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Date: 5/20/2017

The England Handball Association (EHA) recently helped to organise the British University Handball Championships at Medway Park, Gillingham in the south-east of England.
Originally organised by students and players themselves, the current championship format started back in 2012, after those involved were inspired by the London 2012 Olympic Games. One player from thatGB Handball (BHA) team at the Olympic Games, Jonathan Pearce, was in attendance in Medway Park to help the event run smoothly.
Open to any university team from Great Britain – Northern Ireland, Scotland, England and Wales – the 2017 championships featured representatives from all over the country, including Dundee University who made the longest journey down to Medway – 800km from north-east Scotland. Bangor University represented Wales, while England had numerous teams flying the flag.
University handball in Great Britain has many teams playing in university leagues and some also taking part in a variety of regional and developmental championships within England. Interest in handball within Great Britain has really soared after London 2012 with the university championship growing in size and professionalism over the years.
In 2012, 24 teams took part and for the 2017 edition, 74 teams entered the competition – a 300% increase. The tournament also represented an opportunity for newly-qualified referees and officials to take charge of their first competitive games.
The two-day tournament saw teams feature in 15-minutes matches on day one and 20-minute matches (2 x 10 minute halves) on finals day, over five different competitions – played over three courts in front of 100s of fans, making noise and creating a great atmosphere.
Two days of tough competition
On the first day, all teams started at the group stage and, according to their final group position, went through to either the elite competition – the Cup – or the secondary competitions of the ‘Plate’ and ‘Shield’ which were played in a knock-out format on the second day.  Both male and female teams played in the Cup and Plate competitions with an additional Shield competition for the men due to the greater number of teams.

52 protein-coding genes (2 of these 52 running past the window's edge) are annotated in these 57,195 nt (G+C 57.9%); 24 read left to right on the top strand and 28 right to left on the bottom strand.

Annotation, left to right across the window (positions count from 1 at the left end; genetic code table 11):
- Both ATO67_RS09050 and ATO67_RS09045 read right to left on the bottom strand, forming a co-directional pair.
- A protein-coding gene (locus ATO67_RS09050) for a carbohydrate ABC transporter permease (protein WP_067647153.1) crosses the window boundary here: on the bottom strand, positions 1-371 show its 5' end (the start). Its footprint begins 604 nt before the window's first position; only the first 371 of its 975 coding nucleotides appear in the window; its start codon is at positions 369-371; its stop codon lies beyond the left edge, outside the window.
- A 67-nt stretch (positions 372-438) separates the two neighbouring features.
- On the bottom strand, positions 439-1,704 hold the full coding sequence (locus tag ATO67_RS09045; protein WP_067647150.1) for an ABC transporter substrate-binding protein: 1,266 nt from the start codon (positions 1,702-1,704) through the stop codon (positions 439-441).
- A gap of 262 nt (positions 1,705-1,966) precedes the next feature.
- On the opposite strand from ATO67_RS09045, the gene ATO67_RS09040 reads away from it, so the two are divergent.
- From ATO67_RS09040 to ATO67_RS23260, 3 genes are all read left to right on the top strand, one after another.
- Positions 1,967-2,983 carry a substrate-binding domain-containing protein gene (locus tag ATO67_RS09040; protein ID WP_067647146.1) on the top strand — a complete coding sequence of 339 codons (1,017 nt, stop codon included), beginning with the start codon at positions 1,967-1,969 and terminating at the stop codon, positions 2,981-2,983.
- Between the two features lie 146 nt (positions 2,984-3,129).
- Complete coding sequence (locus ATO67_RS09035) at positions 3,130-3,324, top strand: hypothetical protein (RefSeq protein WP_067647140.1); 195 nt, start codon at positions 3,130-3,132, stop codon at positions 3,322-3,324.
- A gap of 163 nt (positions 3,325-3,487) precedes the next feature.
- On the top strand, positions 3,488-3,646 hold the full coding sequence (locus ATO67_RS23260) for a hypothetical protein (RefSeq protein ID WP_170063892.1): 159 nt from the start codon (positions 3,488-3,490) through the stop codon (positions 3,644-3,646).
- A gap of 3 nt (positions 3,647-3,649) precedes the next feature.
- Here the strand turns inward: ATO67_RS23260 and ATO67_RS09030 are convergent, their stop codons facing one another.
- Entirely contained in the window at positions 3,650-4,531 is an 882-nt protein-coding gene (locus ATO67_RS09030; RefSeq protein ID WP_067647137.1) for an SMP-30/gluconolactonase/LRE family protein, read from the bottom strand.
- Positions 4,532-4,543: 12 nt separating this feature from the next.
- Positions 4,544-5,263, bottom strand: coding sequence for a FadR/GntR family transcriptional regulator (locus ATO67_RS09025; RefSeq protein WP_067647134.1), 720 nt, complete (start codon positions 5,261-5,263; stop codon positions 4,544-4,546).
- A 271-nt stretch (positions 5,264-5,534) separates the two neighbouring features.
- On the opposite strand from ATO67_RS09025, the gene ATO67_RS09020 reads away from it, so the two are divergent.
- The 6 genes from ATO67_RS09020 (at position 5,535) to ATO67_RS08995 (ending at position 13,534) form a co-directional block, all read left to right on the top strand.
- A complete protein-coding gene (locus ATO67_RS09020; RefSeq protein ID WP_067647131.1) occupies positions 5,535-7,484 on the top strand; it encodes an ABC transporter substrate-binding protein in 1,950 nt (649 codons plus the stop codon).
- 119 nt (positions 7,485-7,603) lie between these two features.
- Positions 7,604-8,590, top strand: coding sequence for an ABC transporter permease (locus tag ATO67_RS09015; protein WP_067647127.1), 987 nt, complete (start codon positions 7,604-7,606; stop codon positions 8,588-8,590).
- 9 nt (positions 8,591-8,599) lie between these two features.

Eventually, Bournemouth University took top honours in the women’s competition, beating the home side, University of Kent in the final, while Loughborough University beat University of Warwick to win the gold medal in the men’s competition.
“I believe the teams have really stepped up to the increased demands of the competition this year from the administration side,” said Alysha Martin, Competitions and Events Officer for England Handball at the event.
“We had four universities enter four teams each, so it’s really good to see the growth of second teams coming up and fantastic to see teams travelling from all over the country to take part.”
“We also had lots of new referees too which is amazing – there were some with considerable experience and those with less, so being able to partner these people up really helps develop the less experienced ones.”